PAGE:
By Commissioner T. Yorke Smith, Director of Revenue and Finance
The year was 1927 and the future had hardly ever looked brighter for the City of Camden. Times were prosperous, business and industry were booming, and the city was full of recently constructed public buildings, civic improvements, schools, the new Delaware River bridge and its new highway to the suburbs. The stock market crash of 1929 and the Depression that followed were in the unimagined future.
It was in these times that Camden prepare for its 100th anniversary, and in this spirit of optimism that the city fathers under the direction of Mayor Winfield S. Price commissioned the booklet whose text you will find below.
A municipal financial structure must be guided with diligence and efficiency, and guarded against extravagance and unreasonable expenditure.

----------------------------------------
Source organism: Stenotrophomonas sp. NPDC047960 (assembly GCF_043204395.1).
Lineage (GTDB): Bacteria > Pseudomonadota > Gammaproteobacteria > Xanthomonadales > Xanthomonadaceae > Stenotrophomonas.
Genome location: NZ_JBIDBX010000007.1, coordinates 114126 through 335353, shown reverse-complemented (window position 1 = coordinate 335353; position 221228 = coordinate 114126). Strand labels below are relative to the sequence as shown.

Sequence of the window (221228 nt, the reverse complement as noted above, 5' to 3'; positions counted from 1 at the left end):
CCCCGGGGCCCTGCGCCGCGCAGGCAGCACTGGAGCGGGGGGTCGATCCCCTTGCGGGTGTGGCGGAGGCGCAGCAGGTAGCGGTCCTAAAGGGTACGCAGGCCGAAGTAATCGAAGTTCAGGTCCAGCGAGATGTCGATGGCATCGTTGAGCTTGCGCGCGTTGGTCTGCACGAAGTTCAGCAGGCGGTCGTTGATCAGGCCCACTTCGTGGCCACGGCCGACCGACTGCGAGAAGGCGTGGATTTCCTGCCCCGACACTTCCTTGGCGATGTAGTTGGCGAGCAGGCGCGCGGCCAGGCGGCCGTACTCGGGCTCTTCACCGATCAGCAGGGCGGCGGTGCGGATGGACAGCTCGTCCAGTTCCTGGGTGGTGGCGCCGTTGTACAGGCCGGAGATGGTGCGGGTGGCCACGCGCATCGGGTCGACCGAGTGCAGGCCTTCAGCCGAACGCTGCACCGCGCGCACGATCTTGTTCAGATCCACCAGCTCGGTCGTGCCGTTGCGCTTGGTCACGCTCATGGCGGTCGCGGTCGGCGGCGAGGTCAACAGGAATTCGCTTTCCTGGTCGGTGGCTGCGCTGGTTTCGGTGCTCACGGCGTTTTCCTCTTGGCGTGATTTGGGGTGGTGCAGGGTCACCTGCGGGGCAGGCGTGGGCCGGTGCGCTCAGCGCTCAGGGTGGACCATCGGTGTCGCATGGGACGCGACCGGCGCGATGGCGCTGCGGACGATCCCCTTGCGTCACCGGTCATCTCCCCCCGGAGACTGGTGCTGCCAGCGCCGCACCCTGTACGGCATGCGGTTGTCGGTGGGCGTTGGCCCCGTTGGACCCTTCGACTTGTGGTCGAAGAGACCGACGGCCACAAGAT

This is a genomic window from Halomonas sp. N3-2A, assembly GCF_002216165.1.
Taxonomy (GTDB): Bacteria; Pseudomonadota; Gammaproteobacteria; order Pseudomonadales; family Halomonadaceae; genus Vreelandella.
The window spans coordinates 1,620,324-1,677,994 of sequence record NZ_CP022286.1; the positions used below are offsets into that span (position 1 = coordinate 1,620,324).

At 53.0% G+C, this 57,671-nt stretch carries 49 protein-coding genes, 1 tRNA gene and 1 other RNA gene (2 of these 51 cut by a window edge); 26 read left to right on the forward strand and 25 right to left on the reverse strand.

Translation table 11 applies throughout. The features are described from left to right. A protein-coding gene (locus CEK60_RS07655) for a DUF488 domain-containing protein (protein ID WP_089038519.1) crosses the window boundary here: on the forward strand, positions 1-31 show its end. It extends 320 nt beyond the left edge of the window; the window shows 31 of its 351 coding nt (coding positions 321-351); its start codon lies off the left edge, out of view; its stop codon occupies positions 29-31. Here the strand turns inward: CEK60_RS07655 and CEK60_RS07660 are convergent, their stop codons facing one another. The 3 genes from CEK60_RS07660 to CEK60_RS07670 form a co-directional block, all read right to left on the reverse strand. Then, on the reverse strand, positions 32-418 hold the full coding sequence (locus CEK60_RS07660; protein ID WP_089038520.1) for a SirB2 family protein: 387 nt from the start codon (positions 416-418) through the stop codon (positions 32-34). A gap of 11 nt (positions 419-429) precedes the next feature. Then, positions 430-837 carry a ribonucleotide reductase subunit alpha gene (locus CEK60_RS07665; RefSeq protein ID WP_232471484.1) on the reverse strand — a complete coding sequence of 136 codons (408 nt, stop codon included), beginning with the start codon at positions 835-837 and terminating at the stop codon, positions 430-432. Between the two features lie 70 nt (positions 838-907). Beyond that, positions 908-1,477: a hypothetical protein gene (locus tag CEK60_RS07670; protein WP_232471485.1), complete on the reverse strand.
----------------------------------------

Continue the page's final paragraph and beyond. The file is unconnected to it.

These are the principles practiced in the administration of the Department of Revenue and Finance for the citizens of Camden.
Individual and corporate interests have an assurance that the CIVIC dollars they pay in taxes are protected against wasteful expenditure.
Camden has entered the period of its greatest growth.
This growth can become harmful if the demands it creates are permitted to invade at will the city treasury.
It is the duty of the Revenue Department to appraise the financial needs of the municipality and then to raise necessary funds through taxation, but this must be done with strict adherence to the policy of keeping to a minimum the burden placed on the taxpayer.
This is what the City of Camden is doing for its citizens.
That is why the new industry or the new home seeker or the new business establishment may come to Camden and settle without fear of burdensome municipal taxation, and with a knowledge that the municipal growth is not influenced by boom hysteria and is progressing on lines of substantial safety.
CONSERVATIVE CITY FINANCING IS ONE OF THE EVIDENCES OF OUR MODERN ADMINISTRATION.